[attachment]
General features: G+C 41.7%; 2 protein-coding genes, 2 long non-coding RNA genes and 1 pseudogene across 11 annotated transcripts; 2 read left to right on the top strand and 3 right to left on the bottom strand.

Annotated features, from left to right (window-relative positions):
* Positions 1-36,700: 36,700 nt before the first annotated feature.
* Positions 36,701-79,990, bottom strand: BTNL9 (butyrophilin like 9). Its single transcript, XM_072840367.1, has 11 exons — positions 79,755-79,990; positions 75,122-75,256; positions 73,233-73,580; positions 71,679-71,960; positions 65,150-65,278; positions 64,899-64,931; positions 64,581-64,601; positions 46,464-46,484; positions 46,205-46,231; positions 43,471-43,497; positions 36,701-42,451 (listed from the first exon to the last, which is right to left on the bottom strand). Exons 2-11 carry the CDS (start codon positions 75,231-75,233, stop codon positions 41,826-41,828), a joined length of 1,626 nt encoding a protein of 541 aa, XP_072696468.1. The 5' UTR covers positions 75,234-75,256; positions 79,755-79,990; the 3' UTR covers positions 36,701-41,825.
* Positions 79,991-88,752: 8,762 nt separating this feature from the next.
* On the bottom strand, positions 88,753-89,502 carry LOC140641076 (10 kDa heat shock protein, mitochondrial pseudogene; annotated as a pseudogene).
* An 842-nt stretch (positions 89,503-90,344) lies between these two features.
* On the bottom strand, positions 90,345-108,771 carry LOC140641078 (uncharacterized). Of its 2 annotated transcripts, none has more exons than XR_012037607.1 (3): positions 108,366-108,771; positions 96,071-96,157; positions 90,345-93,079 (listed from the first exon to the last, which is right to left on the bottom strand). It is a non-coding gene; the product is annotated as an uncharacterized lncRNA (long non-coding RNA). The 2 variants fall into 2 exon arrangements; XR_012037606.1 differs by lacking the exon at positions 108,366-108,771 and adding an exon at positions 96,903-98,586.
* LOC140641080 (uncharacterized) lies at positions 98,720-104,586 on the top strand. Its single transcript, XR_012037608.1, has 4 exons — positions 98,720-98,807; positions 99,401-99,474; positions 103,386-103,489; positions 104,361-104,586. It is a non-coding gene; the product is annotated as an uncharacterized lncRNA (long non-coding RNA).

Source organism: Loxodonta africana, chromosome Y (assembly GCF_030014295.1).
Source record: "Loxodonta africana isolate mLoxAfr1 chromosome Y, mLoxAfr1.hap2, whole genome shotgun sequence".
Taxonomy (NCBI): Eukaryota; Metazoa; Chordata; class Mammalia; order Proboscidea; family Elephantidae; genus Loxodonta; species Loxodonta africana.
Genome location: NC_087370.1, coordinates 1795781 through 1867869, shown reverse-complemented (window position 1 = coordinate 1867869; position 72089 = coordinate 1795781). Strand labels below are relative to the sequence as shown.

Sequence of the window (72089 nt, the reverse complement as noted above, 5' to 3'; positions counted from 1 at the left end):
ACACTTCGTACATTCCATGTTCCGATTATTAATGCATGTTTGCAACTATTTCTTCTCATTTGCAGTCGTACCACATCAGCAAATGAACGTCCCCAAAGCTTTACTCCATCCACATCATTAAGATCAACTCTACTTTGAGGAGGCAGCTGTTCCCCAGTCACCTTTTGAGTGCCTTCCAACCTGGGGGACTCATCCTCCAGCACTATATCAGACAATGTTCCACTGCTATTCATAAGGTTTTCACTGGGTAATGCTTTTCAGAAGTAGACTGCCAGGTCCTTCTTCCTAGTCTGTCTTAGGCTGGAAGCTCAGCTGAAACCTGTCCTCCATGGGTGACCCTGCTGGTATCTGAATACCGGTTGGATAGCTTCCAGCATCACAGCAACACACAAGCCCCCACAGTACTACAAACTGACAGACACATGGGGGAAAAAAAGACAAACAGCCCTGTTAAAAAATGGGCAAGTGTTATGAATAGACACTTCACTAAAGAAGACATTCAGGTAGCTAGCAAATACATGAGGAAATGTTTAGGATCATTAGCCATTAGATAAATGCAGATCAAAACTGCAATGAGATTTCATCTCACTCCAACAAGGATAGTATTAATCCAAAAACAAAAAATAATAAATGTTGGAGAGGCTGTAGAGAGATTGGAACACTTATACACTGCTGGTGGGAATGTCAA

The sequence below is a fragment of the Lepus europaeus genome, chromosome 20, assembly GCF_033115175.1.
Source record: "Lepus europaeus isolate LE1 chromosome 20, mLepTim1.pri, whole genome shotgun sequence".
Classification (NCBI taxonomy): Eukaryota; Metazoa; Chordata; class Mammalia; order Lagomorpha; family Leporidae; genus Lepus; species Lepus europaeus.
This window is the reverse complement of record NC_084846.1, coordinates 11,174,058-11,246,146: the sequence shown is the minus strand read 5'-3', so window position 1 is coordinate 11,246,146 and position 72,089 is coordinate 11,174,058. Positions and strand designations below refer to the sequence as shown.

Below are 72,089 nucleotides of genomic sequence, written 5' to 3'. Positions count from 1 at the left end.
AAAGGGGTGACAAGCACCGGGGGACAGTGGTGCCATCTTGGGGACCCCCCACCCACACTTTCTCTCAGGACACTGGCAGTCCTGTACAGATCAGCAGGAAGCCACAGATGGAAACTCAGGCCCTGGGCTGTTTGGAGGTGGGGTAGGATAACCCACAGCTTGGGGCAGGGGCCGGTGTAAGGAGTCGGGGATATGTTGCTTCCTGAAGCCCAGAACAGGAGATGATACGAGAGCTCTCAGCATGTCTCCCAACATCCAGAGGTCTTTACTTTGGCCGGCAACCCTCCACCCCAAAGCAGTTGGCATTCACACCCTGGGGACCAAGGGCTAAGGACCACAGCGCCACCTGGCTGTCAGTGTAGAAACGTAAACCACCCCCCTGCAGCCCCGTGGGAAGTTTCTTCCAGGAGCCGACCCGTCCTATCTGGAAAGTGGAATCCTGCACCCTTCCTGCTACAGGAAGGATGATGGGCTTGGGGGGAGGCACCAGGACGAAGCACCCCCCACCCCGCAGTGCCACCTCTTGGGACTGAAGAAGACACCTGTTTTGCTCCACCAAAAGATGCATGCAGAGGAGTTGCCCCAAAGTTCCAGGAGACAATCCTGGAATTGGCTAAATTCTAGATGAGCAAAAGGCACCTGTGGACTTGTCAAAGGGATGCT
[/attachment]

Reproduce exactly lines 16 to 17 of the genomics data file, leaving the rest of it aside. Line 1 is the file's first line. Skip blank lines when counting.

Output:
The sequence below is a fragment of the Lepus europaeus genome, chromosome 20, assembly GCF_033115175.1.
Source record: "Lepus europaeus isolate LE1 chromosome 20, mLepTim1.pri, whole genome shotgun sequence".